Japan: Cybersecurity Experts Claim to Have Made Progress in Tracking Zaif Exchange Hackers
Cybersecurity experts from a subsidiary of bank holding giant Mitsubishi UFJ say they have found potentially incriminating evidence against Zaif exchange hackers.
Cybersecurity experts say they have found potentially incriminating evidence against the hackers of Japanese crypto exchange Zaif, according to an official statement today, Nov. 5. The experts are from Japan Digital Design Co. (JDD), a subsidiary of bank holding giant Mitsubishi UFJ Financial Group (MUFG).
As previously reported, as a result of a security breach on the Zaif exchange in mid-September, hackers succeeded in stealing 6.7 billion yen (about $59 million at press time) worth of crypto assets belonging to both users and to the exchange itself. Specifically the compromised funds consisted of 5,966 bitcoins (BTC), in addition to Bitcoin Cash (BCH) and MonaCoin (MONA).
Today’s statement outlines that since the stolen Monacoin began to be moved from Zaif Oct. 20, JDD has succeeded in identifying the source of 5 of the transactions in question and has provided information to the authorities concerning the characteristics of the transactions’ originator.
In order to track the stolen currency, JDD conducted a hackathon in late September together with local cybersecurity team TokyoWestern and security firm EL Plus, drawing upon infrastrastructure from multiple cloud services. The post states that:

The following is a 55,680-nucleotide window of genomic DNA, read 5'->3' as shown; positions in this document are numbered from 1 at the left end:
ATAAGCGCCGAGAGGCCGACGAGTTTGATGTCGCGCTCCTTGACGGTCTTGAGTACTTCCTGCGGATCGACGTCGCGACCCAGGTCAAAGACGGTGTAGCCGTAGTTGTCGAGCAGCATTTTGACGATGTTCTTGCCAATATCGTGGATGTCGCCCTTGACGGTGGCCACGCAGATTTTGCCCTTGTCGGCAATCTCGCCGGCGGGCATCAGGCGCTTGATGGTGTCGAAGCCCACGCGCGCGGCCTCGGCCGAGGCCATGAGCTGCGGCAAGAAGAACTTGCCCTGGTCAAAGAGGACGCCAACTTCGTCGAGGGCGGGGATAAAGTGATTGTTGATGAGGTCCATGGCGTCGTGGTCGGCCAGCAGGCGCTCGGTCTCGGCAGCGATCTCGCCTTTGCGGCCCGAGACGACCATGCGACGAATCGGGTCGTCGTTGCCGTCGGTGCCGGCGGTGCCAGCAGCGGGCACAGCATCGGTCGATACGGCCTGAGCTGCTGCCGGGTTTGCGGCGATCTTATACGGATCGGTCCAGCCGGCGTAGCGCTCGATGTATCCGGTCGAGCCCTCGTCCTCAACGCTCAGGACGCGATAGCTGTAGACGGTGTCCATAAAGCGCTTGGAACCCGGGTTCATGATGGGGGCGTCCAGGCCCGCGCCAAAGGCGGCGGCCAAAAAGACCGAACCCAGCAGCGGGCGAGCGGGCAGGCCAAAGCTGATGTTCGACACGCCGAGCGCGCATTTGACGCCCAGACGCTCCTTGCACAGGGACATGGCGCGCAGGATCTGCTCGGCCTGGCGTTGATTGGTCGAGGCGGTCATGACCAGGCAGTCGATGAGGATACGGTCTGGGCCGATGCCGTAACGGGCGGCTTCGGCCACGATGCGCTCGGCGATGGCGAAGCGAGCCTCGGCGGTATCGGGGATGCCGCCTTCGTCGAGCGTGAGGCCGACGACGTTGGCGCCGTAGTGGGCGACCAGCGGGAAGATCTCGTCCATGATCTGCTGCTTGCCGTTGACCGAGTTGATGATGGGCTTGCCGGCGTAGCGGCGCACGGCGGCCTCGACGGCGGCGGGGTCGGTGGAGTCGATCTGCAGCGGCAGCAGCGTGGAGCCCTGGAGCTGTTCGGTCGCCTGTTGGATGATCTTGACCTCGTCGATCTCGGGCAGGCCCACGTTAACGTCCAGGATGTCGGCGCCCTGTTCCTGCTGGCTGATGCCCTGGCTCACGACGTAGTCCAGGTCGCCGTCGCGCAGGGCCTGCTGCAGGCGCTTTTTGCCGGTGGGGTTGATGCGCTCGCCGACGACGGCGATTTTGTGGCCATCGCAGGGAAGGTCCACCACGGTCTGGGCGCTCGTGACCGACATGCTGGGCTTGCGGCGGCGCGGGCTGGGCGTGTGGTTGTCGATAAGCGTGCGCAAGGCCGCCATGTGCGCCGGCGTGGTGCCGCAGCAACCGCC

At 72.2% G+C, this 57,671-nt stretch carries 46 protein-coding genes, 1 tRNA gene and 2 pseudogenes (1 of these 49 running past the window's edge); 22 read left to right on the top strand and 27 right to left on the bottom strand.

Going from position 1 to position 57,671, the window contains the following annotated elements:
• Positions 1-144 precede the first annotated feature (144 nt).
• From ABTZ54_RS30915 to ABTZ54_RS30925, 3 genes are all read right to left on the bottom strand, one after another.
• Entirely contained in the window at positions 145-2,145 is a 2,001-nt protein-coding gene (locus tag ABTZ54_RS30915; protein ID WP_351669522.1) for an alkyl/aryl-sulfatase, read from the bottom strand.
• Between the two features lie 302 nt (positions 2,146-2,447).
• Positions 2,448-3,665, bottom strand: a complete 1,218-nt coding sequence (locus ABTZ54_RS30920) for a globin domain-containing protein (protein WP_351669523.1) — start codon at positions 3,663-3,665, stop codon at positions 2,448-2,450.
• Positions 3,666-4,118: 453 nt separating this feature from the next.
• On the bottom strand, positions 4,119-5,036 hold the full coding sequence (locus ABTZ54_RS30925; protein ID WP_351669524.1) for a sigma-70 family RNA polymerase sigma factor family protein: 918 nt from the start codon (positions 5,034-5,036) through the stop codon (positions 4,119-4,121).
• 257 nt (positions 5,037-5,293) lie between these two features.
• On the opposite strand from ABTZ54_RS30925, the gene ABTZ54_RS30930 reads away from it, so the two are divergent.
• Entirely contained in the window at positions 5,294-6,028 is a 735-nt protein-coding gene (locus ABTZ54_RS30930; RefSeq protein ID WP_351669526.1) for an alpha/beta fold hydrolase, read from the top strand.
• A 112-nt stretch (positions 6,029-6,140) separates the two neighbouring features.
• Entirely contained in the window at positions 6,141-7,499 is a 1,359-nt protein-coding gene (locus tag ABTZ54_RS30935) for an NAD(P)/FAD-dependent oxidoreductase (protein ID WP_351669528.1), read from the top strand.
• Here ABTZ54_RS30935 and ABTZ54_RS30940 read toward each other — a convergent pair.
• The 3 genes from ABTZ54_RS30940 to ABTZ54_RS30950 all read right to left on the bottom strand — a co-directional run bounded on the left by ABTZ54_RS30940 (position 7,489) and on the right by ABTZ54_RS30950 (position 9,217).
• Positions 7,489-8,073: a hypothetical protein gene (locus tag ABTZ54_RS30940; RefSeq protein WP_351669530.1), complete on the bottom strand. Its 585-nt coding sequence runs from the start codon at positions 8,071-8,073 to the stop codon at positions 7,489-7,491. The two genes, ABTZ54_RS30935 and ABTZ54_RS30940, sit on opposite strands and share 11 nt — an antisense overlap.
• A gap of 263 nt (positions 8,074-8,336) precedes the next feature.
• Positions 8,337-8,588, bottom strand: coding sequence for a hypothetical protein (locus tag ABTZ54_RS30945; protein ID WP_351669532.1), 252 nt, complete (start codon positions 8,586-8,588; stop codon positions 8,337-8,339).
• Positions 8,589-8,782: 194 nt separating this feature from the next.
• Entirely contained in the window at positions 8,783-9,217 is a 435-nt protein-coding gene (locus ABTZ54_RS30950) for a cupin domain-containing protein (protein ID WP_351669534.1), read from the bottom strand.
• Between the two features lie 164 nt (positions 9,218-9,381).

“In the investigation of the stolen virtual currency, the remittance route was analyzed through a static analysis of the blockchain [...] by deploying the virtual currency node at a large scale […] we verified whether we can obtain clues such as source IP address etc.”
At the end of September, the operator of Zaif, Tech Bureau, received its third business improvement order from Japan’s Financial Services Agency (FSA). The FSA indicated that it considered that Tech Bureau’s investigation into the causes of the recent hack – as well as its response to customers – were inadequate.
The financial regulator also stipulated that if the operator failed to comply with the order, the agency would potentially resort to severer means, such as a business suspension order and/or cancellation of the exchange’s registration.